By Matt McGrath
Environment correspondent, BBC News
Attempts to reverse the impacts of global warming by injecting reflective particles into the stratosphere could make matters worse, say researchers.
A new study suggests the idea, seen as a last-ditch way to deal with runaway climate change, could cut rainfall in the tropics by 30%.
This would have devastating impacts on rainforests in South America and Asia
The research has been published in the journal Environmental Research Letters.
The concept of curbing rising temperatures by blocking sunlight has been discussed by scientists for many years now.
Some of the ideas have been dismissed as crazy notions, but others have been taken more seriously.
One of the most credible plans involves using reflective particles called aerosols to reflect solar radiation away from the Earth.
This happens naturally when volcanoes erupt, sending plumes of ash into the stratosphere, as with Mount Pinatubo in the Philippines in 1991.
Now a team at the University of Reading have modelled the impacts of a large-scale injection of sulphur dioxide particles at high altitudes around the equator.
Artist’s conception of space sunshield
Deployment of a giant sunshield in space to reflect solar energy is another geoengineering idea
“We have shown that one of the leading candidates for geoengineering could cause a new unintended side-effect over a large part of the planet,” said Dr Andrew Charlton-Perez, one of the co-authors of the paper.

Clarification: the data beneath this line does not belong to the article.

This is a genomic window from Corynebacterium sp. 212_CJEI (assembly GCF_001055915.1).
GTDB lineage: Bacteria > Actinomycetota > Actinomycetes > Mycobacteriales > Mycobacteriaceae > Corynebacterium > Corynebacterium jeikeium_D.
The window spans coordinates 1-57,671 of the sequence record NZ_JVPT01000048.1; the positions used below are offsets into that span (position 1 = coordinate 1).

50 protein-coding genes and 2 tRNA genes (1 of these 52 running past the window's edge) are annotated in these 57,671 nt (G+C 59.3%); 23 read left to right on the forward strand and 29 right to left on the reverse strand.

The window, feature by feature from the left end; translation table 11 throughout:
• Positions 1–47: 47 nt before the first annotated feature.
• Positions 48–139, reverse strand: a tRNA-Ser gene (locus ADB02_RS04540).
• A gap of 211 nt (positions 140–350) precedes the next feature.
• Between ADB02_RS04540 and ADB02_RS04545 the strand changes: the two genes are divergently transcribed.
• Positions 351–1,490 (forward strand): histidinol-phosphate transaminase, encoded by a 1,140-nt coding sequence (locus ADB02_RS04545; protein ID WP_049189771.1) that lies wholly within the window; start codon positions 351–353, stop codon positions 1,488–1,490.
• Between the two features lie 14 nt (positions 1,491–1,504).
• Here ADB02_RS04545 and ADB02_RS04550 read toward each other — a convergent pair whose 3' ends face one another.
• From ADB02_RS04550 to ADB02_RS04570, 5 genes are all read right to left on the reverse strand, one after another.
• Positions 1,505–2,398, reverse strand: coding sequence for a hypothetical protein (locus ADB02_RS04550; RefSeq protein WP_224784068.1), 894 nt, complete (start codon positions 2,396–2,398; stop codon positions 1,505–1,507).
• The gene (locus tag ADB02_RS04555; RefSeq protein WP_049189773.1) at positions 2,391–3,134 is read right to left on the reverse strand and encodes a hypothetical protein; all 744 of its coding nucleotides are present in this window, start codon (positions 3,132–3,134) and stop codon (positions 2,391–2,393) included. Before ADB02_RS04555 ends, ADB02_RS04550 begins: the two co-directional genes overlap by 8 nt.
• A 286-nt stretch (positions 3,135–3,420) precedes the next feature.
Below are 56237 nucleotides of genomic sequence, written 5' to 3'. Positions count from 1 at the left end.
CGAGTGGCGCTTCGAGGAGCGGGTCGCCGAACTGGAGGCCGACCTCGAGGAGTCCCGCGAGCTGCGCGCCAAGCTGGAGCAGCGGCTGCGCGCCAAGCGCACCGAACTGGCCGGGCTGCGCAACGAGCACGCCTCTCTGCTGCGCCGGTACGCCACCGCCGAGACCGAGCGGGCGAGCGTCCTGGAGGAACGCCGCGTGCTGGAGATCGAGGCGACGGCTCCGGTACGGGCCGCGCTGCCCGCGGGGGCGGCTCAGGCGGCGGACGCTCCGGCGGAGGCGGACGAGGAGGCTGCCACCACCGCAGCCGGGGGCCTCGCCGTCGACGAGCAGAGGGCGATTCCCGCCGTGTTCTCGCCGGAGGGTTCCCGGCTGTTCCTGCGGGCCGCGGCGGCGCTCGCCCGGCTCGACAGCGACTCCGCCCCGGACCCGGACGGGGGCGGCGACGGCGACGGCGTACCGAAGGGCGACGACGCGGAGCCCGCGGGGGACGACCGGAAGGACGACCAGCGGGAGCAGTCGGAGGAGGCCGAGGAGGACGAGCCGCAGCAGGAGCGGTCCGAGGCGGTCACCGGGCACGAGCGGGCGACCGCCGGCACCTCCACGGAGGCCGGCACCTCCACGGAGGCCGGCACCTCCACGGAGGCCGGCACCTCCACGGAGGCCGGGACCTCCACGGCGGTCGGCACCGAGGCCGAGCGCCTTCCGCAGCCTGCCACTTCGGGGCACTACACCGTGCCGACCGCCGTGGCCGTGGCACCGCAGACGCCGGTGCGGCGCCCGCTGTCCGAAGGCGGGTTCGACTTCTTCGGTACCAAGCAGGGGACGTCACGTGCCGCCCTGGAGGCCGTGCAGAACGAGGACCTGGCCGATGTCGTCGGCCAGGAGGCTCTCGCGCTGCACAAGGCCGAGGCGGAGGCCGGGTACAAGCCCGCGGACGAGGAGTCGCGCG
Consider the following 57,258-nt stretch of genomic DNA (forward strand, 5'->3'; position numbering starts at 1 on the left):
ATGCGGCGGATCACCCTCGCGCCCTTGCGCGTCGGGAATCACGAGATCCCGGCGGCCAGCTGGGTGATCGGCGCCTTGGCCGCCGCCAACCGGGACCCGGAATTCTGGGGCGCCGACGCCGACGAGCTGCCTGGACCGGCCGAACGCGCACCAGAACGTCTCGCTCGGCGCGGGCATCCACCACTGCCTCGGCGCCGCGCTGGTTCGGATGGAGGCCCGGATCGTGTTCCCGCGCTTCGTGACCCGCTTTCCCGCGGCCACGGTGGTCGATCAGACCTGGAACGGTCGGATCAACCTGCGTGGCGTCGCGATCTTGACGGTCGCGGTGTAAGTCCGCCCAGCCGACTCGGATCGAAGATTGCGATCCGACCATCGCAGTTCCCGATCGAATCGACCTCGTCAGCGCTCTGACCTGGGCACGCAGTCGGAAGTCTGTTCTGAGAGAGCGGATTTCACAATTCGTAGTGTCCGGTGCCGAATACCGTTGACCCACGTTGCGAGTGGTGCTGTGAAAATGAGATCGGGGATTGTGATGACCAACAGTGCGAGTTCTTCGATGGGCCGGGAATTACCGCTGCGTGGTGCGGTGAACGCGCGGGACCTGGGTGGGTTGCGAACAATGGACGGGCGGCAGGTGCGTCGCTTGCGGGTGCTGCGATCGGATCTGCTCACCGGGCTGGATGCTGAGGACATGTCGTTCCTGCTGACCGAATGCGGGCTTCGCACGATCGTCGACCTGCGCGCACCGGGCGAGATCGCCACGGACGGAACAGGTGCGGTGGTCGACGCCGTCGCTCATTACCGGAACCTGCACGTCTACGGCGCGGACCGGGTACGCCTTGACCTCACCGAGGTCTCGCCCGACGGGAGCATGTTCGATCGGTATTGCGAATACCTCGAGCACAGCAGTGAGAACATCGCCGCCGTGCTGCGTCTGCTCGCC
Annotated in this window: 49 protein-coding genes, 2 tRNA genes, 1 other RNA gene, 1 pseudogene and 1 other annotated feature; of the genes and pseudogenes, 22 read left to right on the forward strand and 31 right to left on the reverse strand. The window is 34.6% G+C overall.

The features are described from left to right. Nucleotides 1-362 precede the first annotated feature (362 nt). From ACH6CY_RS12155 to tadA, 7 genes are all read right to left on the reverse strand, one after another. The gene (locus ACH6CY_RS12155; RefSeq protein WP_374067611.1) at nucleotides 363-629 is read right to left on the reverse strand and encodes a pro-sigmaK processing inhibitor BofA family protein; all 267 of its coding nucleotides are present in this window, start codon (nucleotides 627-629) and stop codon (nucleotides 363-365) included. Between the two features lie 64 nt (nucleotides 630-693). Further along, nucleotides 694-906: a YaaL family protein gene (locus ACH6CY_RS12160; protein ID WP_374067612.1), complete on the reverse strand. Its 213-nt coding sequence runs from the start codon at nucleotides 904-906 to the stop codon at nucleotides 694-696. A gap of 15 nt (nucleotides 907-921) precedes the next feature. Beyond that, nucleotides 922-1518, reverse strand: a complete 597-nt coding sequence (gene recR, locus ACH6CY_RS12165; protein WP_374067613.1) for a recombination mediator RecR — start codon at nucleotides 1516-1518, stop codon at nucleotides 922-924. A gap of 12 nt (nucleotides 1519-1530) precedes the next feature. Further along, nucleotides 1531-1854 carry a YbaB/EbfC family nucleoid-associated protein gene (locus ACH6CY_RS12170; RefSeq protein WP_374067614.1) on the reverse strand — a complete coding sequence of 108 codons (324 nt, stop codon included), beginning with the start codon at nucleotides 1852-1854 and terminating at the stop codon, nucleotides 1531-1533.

The scientists found that as well as absorbing some of heat coming in from the Sun, the particles also absorb some of the heat energy that comes from the surface of the planet.
“The heating acts to stabilise the part of the atmosphere we live in, by making it more stable it reduces the upwelling of air,” said Dr Charlton-Perez.
“In the tropics much of the rainfall comes from air moving up rapidly, so this acts to reduce surface precipitation.”
Rainfall around the tropics could be cut by 30% with significant impacts on rainforests in South America and Asia and increasing drought in Africa.
The changes would happen so quickly there would be little time to adapt, say the researchers.
The scientists involved in the study believe that this is a new impact that others have missed until now.
“We modelled sulphate aerosols which is sort of an analogue for when you have a large volcanic eruption – but instead of putting aerosols into your model you can also just reduce the amount of solar radiation coming into your system,” said Dr Charlton-Perez.
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